School health improves after nurses returned

Vaccination rates up in southern schools after comptroller report prompts Litzman to reinstate public health nurses.

By
July 6, 2012 03:31
1 minute read.
School nurse and child

School nurse 311. (photo credit: Thinkstock)

 
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The restoration of public health nurses in schools in the South was responsible for increasing the vaccination rates of Israeli pupils to 90 percent, the Health Ministry said Wednesday.

Deputy Health Minister Ya’acov Litzman decided earlier this year that due to the state comptroller’s intense criticism of the privatization of the School Health Service in recent years, children – at least in the problematic South – would again have public health nurses.

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The performance of a series of private companies greatly reduced vaccination and almost eliminated student health checks. The ministry, taking credit for the improvement in the just-ended school year, did not mention that Litzman was a strong backer of the privatization program when he was Knesset Finance Committee chairman and that he had not managed to persuade the Treasury to restore public health nurses around the country despite the comptroller’s demands.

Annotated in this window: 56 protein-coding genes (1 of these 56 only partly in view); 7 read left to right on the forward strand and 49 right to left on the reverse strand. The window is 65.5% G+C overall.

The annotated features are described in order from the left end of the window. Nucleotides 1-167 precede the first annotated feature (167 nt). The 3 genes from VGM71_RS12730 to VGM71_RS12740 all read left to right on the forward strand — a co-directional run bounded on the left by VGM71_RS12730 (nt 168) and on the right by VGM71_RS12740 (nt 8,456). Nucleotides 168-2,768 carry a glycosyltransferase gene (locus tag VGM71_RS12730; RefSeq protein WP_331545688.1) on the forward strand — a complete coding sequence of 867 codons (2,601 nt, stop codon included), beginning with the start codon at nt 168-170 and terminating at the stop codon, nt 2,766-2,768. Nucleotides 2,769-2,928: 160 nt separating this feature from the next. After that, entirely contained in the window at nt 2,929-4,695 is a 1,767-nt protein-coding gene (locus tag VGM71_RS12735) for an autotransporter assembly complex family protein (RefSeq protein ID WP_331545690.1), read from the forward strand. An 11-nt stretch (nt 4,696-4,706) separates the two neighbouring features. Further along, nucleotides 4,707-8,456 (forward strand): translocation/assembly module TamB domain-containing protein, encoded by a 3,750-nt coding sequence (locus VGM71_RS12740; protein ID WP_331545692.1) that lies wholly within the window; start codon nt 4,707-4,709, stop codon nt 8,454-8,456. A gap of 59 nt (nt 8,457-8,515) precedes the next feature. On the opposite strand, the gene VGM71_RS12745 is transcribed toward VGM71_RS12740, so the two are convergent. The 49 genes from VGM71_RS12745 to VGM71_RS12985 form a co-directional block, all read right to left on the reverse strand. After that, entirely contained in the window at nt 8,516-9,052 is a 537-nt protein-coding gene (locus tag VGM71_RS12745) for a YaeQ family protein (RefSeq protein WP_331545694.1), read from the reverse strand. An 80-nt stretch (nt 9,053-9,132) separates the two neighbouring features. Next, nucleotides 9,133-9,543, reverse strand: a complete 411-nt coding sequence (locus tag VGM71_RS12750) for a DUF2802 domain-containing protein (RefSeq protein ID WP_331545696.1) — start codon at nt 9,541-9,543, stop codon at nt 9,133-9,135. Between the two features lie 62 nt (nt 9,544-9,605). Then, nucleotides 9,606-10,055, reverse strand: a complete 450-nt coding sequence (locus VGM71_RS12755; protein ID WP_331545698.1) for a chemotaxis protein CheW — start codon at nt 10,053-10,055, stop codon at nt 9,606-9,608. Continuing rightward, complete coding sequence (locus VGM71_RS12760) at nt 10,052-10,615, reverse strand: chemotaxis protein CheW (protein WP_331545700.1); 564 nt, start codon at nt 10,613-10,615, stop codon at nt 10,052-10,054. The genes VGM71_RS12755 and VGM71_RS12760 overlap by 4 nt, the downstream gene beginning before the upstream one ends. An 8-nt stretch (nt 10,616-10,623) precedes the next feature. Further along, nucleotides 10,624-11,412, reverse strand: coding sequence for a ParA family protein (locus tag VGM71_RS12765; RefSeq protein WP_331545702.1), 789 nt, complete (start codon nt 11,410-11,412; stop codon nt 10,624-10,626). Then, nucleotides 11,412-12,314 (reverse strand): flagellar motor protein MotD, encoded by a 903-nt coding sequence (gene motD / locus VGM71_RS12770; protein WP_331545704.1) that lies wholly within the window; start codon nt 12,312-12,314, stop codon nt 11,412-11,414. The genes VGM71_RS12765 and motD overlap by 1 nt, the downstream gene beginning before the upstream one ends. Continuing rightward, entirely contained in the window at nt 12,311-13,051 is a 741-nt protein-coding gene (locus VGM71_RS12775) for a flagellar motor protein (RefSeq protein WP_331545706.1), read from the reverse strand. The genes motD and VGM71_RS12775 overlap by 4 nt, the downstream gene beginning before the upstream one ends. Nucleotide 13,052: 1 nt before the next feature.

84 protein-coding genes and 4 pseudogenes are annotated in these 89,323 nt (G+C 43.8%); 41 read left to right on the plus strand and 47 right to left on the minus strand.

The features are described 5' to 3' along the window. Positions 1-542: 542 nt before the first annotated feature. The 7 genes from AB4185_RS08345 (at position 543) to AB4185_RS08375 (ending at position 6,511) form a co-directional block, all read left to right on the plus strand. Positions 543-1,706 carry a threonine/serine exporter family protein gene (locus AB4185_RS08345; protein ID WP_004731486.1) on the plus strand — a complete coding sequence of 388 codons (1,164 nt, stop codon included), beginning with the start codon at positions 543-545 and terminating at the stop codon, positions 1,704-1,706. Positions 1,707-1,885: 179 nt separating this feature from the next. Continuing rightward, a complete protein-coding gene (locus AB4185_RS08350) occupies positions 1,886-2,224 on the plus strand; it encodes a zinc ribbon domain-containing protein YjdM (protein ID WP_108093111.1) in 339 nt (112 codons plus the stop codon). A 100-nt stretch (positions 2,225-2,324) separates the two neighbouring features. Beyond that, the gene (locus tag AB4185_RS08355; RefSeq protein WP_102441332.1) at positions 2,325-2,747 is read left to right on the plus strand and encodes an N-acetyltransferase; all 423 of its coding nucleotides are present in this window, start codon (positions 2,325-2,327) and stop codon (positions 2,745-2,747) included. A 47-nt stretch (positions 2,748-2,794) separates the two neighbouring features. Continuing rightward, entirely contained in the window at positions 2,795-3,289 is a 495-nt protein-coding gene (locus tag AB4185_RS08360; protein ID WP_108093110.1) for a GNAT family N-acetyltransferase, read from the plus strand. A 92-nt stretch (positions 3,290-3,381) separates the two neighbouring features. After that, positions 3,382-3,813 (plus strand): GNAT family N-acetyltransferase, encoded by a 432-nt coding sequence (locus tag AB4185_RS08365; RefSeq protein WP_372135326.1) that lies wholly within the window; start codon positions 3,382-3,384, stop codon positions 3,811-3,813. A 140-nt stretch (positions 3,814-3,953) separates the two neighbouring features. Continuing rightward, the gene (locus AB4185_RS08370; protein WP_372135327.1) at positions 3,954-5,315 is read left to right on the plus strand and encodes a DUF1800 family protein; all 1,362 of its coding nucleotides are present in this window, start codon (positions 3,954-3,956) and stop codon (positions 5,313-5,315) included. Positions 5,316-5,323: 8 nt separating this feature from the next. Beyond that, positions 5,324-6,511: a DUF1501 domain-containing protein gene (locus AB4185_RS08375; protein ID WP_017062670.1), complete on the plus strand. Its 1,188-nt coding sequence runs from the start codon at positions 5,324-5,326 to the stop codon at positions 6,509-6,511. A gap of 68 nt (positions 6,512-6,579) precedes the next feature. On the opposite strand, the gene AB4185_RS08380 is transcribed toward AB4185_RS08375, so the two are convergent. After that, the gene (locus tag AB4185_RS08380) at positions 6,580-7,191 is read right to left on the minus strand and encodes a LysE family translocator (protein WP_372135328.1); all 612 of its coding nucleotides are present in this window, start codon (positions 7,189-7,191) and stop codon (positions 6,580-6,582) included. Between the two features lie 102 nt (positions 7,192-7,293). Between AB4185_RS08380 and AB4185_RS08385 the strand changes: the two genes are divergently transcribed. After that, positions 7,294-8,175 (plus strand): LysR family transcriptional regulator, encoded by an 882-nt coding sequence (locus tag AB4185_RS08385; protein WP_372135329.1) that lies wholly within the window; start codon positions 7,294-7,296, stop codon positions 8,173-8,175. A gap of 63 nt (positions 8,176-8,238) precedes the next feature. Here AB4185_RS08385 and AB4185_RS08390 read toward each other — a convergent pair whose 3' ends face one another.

The third company to win the tender, Natali-Seculife, said it performed hearing, growth, vision and other tests as well as vaccinations. The ministry added that the South, with its restoration of public health nurses, had reached the success rates of the rest of the country and that the service was of high quality.

The ministry has issued a new tender to choose another private contractor for the rest of the country (except for the South, where the public nurses will remain). It said it would spend an additional NIS 30 million over three years to enable the winner of the tender to improve services. The winning company will be announced before the new school year begins.

The Treasury had originally maintained that it would save millions by privatizing the service, and the Health Ministry acquiesced, even though public health experts inside and outside the ministry said it would result in disaster.

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